I've experienced an epiphany in my quest for a literary agent. Okay, maybe epiphany is too strong a word. Perhaps a re-frame is more like it. When an agent sends back your query letter with a note or form letter saying your project 'is not right for me', well, that's exactly what it means.
(Pause for readers to reflect and exclaim upon my wisdom. . .)
Well, sarcasm aside, I had an interesting experience yesterday. I attended Boskone with my family--a scifi/fantasy literary convention in Boston. Several of the panels discussed the business end of writing and since I'm an aspiring author, I attended them all. Later in the evening, I had a lovely conversation with one of the agents from a panel. He was interested in the genres I write, open to new projects, and gave me his website address to look at his submission guidelines.
I spent some time looking at his website and blog, checking him out in the usual places (P&E, agentquery, etc) and determined that he was not right for me. My reasons for choosing not to query him have nothing to do with his skills or talents as an agent. (He's a legitimate agent with verifiable sales.) I just didn't come away from my research feeling that we would be a good match for one another.
I am not being sarcastic or snide when I say this and it casts my many 'not right for me' letters in a very different light.
The past three years have taught me a lot about how the business of publishing works and I am absolutely convinced that the match between agent and author has to be the right fit for both. When I finished writing "The Wings of Winter" 2 years ago, I queried every reputable agent I could find who took fantasy. I had this dream that if just one agent took me on, the book would sell and I'd be published. Just one agent. Any agent. As if they were interchangeable and I just had to find one who would say yes. I received many rejections for that project. I understand now that it was not ready for prime time and that I had pitched it incorrectly. The two books I've written since then are both stronger books and I understand far better what the query process is and isn't.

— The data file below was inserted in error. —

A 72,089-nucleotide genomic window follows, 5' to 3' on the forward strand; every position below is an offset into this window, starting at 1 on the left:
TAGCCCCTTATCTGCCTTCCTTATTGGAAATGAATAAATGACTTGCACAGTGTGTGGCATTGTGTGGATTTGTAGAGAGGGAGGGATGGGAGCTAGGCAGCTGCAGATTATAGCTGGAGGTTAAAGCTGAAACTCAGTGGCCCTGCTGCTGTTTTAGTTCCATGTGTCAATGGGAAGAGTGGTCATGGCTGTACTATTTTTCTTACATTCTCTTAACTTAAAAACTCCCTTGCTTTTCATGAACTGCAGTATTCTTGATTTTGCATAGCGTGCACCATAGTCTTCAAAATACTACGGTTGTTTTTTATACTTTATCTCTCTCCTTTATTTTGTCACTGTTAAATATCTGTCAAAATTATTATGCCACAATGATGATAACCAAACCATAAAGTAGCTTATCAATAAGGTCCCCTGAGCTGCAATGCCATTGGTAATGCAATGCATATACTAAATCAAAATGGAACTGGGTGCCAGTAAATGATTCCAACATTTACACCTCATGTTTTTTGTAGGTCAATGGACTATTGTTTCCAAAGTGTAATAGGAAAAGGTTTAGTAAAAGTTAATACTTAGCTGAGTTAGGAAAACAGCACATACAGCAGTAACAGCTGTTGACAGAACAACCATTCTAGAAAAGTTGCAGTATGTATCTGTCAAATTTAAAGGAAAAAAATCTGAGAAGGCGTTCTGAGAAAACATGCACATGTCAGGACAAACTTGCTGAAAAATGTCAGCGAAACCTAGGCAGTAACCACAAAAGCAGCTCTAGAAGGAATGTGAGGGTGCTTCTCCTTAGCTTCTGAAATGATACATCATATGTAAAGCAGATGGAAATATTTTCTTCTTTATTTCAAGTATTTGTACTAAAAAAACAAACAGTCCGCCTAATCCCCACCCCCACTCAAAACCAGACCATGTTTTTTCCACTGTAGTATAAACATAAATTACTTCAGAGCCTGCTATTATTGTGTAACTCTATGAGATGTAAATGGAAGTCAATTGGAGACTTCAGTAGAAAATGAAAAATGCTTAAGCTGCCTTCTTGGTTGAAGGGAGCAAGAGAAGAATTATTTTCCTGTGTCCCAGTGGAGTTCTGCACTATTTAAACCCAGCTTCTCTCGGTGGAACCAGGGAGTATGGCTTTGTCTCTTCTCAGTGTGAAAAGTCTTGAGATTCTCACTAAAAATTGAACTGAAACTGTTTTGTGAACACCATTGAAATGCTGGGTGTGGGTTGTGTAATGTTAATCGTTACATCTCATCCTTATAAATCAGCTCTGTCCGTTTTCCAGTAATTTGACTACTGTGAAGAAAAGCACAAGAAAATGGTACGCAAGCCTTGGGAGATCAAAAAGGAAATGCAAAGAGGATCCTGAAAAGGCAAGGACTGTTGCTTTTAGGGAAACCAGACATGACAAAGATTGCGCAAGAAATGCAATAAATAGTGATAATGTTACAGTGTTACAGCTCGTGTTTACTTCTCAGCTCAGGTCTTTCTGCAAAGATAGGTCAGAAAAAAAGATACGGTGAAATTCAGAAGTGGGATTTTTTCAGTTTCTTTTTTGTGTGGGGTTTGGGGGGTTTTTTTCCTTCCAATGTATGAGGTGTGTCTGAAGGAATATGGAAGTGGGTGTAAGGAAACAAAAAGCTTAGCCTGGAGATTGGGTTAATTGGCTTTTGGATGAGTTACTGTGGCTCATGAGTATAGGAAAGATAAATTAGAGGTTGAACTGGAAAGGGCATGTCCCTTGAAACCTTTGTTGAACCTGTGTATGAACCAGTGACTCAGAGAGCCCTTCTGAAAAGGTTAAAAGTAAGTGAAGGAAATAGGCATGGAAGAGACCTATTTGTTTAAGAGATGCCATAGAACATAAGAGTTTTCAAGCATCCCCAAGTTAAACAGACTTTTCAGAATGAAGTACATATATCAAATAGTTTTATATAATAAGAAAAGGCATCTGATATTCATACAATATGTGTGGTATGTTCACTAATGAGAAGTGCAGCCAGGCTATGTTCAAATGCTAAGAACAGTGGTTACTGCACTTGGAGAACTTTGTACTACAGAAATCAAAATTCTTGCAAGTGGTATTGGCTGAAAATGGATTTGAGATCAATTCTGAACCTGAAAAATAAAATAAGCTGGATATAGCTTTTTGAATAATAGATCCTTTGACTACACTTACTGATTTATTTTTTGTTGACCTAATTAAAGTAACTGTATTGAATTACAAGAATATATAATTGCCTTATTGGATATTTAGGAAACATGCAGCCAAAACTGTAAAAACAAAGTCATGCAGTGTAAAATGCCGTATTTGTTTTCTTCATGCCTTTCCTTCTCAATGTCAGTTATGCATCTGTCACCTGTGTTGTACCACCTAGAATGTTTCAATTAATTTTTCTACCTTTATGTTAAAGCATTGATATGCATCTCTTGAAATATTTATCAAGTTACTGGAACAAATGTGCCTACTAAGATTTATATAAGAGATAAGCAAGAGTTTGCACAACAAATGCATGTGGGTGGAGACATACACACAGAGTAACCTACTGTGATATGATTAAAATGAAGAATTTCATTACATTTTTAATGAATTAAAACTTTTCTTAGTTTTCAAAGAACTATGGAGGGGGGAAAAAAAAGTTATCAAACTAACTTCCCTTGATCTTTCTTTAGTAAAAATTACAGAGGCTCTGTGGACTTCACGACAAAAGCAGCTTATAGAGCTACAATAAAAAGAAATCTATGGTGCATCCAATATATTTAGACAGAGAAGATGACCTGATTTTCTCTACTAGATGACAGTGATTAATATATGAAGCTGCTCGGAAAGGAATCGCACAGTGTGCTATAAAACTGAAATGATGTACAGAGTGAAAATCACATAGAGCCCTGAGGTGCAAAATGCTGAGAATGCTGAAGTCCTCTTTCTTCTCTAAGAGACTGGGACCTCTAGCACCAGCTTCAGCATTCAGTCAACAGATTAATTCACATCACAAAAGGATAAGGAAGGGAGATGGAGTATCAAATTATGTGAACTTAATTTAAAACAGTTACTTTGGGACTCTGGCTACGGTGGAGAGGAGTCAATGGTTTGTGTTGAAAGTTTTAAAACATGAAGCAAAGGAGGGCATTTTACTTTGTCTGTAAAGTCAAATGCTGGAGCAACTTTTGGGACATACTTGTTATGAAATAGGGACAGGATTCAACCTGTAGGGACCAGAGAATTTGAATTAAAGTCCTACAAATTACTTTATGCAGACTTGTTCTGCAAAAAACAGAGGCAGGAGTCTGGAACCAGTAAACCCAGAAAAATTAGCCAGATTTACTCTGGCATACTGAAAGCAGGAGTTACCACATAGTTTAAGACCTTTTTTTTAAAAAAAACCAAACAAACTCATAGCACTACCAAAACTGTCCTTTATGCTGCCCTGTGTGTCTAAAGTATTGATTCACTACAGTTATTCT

In a way, I've now made my own job harder. It's not just an agent. It's *the* agent. The right agent. Yet, what this means for me is that rejections are just not personal. It's about the relationship between my work and the reading agent. If that relationship is not right, I really don't want that agent representing my work. And if I respect my work, than it's worth finding the right agent for it.
There are things I'm just not going to obsess about anymore. One of these is type fonts for query letters and submissions. I've watched writers go into tailspins over minutiae like this. My plan is to follow the directions on a particular agent's listing. If he or she does not have specific guidelines, I'll go with basic manuscript formatting. Currier vs currier new vs times roman? Not going to give it a second thought. If an agent is going to reject me out of hand for choosing the wrong type font if I've followed specific or standard directions, then so be it.
I'm not going to agonize over my query letter. I will write a one page letter that has all the standard elements. But panic? Not going to do it anymore. My watchwords for query letters are now professional, direct, concise. Trying for dramatic or unusual isn't me. I'm a straightforward person. My query letters need to reflect that.
What I will do is move forward in my writing with confidence and joy. My expectations are realistic. I know this is a difficult business where art and the dictates of the marketplace collide. I know that most books never earn their advances and most authors cannot make a complete living through their art. It stinks, but that's the way it is.
I'm not discouraged. Writing is what I do. I think about stories all the time and in the quiet minutes I create between work and family obligations, I write them down.
No, I'm not discouraged. Somewhere out there is the right agent for my work.
I'll keep you posted.